The next morning my husband plucked the kitten off the engine block again and gave it to me to hold. The kitten was male. He didn't try to scratch or claw. He put up with being held and petted by Sunshine while Brighteyes reluctantly went off to her class. When he began to look scared I put him back outside with some meat scraps. He stalked the kitchen door the rest of the day, especially after my husband brought home a bag of kitten food.

That night was the Summer Solstice. I was afraid the bonfire would scare the kitten away, especially since my husband's idea of a "proper" firestarter is the quarter-million BTU propane torch with the six foot flame. But after it was all over we heard the kitten crying back at the kitchen door as usual.

The next morning we thought we heard the kitten but we didn't see him. He wasn't on the engine block or under the car. I was a little worried, but thought he might be sleeping off some ham fat we gave him the day before.

The day wore on. There was no sign of the kitten. The food and water out front for him went untouched. Our girls asked about the kitten. We told them maybe his Mommy had come back for him.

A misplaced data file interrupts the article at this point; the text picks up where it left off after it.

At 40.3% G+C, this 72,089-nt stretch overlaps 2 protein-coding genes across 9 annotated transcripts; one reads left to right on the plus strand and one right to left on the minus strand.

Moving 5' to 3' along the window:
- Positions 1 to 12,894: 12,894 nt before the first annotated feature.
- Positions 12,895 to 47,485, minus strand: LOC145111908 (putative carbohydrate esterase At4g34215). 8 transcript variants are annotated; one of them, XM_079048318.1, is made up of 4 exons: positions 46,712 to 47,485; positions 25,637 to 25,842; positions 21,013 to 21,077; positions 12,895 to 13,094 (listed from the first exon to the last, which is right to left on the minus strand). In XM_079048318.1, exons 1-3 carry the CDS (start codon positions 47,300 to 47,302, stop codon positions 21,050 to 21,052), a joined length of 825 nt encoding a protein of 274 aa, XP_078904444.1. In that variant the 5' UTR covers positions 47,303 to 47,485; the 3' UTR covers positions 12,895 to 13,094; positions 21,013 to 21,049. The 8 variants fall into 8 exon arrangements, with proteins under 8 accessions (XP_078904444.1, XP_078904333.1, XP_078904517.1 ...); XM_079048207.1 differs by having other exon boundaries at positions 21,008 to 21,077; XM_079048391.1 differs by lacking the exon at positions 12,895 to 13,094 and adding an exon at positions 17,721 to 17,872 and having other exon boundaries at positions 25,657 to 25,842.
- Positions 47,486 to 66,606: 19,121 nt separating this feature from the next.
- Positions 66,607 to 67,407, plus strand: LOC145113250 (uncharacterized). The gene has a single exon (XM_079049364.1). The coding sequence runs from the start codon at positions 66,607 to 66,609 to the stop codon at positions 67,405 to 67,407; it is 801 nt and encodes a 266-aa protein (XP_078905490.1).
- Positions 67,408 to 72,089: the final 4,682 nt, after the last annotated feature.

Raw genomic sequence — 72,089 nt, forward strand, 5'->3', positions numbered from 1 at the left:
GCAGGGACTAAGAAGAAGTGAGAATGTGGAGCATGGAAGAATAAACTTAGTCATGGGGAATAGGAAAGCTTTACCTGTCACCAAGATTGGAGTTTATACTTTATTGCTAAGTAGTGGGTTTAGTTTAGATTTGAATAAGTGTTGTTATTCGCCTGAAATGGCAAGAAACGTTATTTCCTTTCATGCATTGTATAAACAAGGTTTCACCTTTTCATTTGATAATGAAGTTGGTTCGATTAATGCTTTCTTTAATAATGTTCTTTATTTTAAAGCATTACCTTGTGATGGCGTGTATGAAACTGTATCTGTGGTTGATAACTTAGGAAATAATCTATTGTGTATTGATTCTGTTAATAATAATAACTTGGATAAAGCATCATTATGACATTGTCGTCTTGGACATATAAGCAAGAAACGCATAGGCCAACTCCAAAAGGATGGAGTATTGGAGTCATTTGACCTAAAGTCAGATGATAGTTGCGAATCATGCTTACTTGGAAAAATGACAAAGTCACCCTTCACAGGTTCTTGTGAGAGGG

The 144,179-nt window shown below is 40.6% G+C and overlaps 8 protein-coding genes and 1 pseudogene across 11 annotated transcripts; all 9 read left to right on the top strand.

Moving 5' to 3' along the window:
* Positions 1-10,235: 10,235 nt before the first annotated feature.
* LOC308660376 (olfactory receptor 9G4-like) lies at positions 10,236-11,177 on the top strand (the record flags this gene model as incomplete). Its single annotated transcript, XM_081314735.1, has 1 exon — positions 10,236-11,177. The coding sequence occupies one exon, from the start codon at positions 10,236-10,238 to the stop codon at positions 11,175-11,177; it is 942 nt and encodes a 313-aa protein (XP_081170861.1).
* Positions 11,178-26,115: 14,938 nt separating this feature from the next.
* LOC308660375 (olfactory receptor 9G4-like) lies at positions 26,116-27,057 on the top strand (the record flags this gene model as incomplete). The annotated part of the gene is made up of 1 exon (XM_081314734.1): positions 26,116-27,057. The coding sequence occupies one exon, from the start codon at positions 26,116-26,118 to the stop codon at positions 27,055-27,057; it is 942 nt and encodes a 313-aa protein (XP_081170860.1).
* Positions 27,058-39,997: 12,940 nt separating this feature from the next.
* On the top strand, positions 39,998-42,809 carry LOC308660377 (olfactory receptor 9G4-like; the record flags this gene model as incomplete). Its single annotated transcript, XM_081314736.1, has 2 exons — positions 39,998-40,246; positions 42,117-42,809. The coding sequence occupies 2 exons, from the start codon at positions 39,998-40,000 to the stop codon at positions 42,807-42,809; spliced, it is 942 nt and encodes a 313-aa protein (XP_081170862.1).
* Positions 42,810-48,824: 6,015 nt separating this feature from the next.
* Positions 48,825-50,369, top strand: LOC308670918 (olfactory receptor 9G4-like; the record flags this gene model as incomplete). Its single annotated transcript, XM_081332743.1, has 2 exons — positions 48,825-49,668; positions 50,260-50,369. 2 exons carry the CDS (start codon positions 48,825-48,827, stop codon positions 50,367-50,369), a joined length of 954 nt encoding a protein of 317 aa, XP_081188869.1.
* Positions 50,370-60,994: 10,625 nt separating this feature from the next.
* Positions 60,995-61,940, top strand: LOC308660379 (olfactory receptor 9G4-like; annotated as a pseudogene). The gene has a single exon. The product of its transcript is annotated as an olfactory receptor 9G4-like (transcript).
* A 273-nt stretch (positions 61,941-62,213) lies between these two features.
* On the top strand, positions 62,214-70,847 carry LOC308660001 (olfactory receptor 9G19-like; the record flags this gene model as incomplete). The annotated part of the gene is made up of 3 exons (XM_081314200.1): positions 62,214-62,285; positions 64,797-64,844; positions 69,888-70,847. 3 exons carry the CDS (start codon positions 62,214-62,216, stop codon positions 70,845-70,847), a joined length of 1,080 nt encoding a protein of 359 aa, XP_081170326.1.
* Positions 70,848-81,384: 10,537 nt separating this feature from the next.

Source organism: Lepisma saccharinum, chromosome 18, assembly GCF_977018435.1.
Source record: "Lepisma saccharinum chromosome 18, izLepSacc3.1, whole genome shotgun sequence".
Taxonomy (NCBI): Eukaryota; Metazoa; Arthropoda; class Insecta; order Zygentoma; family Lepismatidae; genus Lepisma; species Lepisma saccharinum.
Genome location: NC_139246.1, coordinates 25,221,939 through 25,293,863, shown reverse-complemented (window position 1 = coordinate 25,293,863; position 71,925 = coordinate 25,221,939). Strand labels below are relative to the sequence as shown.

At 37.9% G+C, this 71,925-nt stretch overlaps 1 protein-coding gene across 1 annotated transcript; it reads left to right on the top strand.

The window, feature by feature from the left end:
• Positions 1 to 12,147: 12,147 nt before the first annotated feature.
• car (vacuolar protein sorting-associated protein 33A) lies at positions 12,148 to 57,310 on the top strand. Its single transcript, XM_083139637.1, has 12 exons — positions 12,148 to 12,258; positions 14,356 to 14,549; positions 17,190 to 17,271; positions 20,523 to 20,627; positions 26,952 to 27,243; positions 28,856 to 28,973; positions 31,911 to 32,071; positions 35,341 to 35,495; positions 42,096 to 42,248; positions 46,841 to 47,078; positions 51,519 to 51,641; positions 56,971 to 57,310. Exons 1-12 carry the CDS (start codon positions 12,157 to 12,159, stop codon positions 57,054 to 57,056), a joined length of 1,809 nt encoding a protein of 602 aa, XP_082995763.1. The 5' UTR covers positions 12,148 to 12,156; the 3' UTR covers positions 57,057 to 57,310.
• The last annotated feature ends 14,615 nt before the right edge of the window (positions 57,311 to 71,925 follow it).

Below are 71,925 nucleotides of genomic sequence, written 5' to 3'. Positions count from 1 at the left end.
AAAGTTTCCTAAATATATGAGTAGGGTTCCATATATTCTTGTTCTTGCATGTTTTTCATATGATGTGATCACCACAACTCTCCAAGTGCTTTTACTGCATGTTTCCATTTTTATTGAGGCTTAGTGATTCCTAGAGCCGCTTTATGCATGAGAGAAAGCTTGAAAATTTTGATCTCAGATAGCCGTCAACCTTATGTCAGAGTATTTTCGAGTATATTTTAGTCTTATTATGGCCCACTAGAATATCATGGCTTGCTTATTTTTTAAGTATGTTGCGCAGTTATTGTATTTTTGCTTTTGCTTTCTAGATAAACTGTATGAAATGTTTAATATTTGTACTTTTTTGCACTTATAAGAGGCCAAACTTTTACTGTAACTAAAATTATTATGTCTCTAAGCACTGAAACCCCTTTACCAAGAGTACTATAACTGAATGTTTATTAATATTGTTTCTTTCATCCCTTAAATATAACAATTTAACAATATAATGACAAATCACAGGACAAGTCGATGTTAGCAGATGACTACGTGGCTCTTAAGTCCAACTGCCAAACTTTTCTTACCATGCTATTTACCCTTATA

The next day came. There was still no sign of the kitten. We began to smell something new though. Around the kitchen door was the unmistakable stench of a fresh corpse. We looked all around, but we couldn't find the body. We didn't see any animals other than our dogs in the backyard. Even the mice couldn't be found.

The days went by, and we saw no sign of the kitten at all. My husband and I came to believe him dead. The bag of kitten food was set back for the dogs.

The Fourth of July came just over two weeks after we had first heard a cat up a tree. My husband stepped outside right after dark to prepare for fireworks and called us all to come, quick! We saw the calico crouching under our car. She launched herself into the night towards her home. A grey flash took off behind her.

It looked just like a totoro.


JC from NC said...

I have never understood the urge some people have to go out of their way to harm creatures that are posing no threat whatsoever to them; or to torture living creatures to death (i.e., pull the wings off flies). I read an article once on people's reactions to reptiles -- someone put rubber snakes and turtles on and near a road and watched to see what drivers did. He saw people go out of their way to run over even the turtles -- one woman drove her back and forth over the turtle five times to ensure it was "dead". It saddens me to hear that people do the same thing to all the wildlife in your area.

TC in Seattle said...

You really have a gift for words, and it's a delight to read your blog. Every entry is like a short story. I'm glad to hear that the grey kitten is fine, too.

I agree with the first comment, about how cruel some people can be. It makes no sense and I don't understand it either. Ugh.

Looking forward to the next entries!